You remember when the first President Bush seemed flummoxed by the scanner at the grocery-store checkout? You can Google “Bush scanner” and read all about it. (Turns out it’s an urban legend, but it made a good story at the time.) Shopping with my husband reminds me of this purported incident. He is stuck, shopping-wise, in about 1962, when his mother used to take him to the 30th Street Plaza in Canton, Ohio. Add his anachronistic attitudes to his personality quirks, especially a terminal indecisiveness, and you have yourself an interesting shopping trip.
John spends about 97% of his waking life in movie theaters. This leaves little time for shopping. Hence, he is always amazed by the bounty. In the grocery store, he says, “Look at all the olives! Why don’t you ever buy olives?’ Then we walk down another aisle. “Look! They have Oreos with pink stuffing! Why don’t you ever buy those?” In every aisle, John will find A. something to marvel at, and, B. something to reproach me for.
His childlike wonder would be endearing, except that he’s in his seventh decade of life.
Same thing at the mall. In the department store, he says, “So many clothes. Look at how many clothes they have.” This remark has infinite permutations. “So many nice shirts. I like these shirts.” Then he’ll finger a white shirt with dark stripes and tell me how much he likes it. I believe that he likes this particular shirt, because he owns about ten white shirts with dark stripes. If I point this out, he’ll say, yes, but the stripes aren’t this shade. He’s distinguishing, for example, these pewter gray stripes from those gun-metal gray stripes at home.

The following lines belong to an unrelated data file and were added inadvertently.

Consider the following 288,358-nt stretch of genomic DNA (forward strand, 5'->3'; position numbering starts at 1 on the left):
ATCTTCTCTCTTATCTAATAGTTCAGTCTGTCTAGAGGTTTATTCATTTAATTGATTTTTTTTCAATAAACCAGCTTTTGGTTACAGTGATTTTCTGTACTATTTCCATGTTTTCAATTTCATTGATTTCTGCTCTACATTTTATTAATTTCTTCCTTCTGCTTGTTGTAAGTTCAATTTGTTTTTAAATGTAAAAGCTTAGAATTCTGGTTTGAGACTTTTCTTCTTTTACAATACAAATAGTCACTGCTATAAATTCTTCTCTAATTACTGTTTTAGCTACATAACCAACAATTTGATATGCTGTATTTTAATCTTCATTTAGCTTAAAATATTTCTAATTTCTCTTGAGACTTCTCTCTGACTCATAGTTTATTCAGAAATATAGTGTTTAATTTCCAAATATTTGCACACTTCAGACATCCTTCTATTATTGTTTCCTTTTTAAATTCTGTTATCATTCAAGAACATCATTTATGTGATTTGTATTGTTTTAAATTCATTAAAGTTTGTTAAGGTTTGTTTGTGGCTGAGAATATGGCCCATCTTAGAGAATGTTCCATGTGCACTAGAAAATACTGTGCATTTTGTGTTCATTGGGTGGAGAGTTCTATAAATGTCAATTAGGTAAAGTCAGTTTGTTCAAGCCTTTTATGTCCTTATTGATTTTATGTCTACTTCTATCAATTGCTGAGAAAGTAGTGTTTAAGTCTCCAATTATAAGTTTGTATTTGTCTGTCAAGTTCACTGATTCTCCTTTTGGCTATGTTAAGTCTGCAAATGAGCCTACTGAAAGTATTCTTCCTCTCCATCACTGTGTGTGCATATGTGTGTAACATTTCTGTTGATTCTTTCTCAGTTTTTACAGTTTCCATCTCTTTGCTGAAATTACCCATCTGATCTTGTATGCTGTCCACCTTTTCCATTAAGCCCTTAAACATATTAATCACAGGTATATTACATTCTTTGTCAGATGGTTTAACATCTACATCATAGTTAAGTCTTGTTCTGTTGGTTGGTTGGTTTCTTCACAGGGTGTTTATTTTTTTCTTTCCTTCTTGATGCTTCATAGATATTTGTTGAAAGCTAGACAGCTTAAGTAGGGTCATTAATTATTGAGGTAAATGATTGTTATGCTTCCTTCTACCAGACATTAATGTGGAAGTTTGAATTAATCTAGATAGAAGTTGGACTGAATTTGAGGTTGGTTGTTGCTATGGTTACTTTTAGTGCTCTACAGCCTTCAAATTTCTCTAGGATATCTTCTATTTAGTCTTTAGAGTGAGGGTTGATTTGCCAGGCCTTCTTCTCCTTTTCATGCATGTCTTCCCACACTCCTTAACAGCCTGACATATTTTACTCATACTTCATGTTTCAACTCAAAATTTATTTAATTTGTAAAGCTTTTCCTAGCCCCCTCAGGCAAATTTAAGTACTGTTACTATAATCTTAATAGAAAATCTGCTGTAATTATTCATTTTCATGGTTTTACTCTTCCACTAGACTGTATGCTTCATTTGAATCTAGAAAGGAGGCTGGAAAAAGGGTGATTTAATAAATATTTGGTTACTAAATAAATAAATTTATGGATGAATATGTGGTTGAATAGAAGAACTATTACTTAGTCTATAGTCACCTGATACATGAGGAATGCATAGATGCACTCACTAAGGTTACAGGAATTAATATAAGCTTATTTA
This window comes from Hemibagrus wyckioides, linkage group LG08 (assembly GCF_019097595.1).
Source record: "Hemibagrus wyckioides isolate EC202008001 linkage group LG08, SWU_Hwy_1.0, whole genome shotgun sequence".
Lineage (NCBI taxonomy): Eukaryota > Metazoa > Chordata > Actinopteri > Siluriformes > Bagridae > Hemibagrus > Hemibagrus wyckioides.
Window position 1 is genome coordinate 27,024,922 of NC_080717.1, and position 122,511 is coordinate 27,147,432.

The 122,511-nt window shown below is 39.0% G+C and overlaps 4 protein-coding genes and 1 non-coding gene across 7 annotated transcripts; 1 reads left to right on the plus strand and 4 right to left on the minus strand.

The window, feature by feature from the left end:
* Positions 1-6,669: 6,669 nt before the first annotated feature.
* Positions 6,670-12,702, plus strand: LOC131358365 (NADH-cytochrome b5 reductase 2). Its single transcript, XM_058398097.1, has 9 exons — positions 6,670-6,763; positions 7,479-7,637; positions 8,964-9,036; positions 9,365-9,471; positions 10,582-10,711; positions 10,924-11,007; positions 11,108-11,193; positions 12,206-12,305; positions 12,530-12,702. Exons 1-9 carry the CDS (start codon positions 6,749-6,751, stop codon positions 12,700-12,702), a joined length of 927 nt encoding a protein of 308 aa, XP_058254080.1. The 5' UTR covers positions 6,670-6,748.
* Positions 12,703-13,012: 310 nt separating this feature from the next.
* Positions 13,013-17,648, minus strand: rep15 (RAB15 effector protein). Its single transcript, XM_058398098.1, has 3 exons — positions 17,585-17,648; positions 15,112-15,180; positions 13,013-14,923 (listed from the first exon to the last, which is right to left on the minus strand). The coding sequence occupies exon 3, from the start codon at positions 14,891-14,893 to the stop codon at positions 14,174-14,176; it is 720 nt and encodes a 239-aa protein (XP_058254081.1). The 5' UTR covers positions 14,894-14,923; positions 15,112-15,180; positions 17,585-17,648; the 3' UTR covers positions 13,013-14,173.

John owns over sixty shirts. I just counted them. Today at Richmond Mall he bought three more. How many shirts do other men have? I don’t know. I’ve never been married before. My dad had hardly any shirts, and I had no brothers. John’s supply seems excessive.
Same with sweaters. At Macy’s he’ll say, “That’s a pretty sweater.” I don’t buy him sweaters any more because he has nearly as many sweaters as shirts. He has to get rid of some before I will buy him any more. When I tell him this, he always says, “I could get rid of some sweaters.” He says this to torment me.
So, today he spent hours at the mall picking out a couple of shirts and sweaters. They’re on sale, of course, in January. “Everything’s so cheap!” he exclaims. “They should delay Christmas for about a month to take advantage of these sales!”
Once we have made a purchase, John worries about walking into another store carrying his bag. What will the Macy’s people say about his bringing a Penney’s bag into the store? I try for the umpteenth time to explain the meaning of “mall” to him. Does he imagine that the merchants expect him to trek to his car every time he buys something, a la the 30th Street Plaza, 1962? What would be the point of all these stores gathered under one roof, I ask, if you have to leave to stow your packages all the time?
He seems not to be listening, and on our next visit, about twelve months hence, he’ll exhibit the same awe, admiration, and questions. Are other men like this? I really want to know.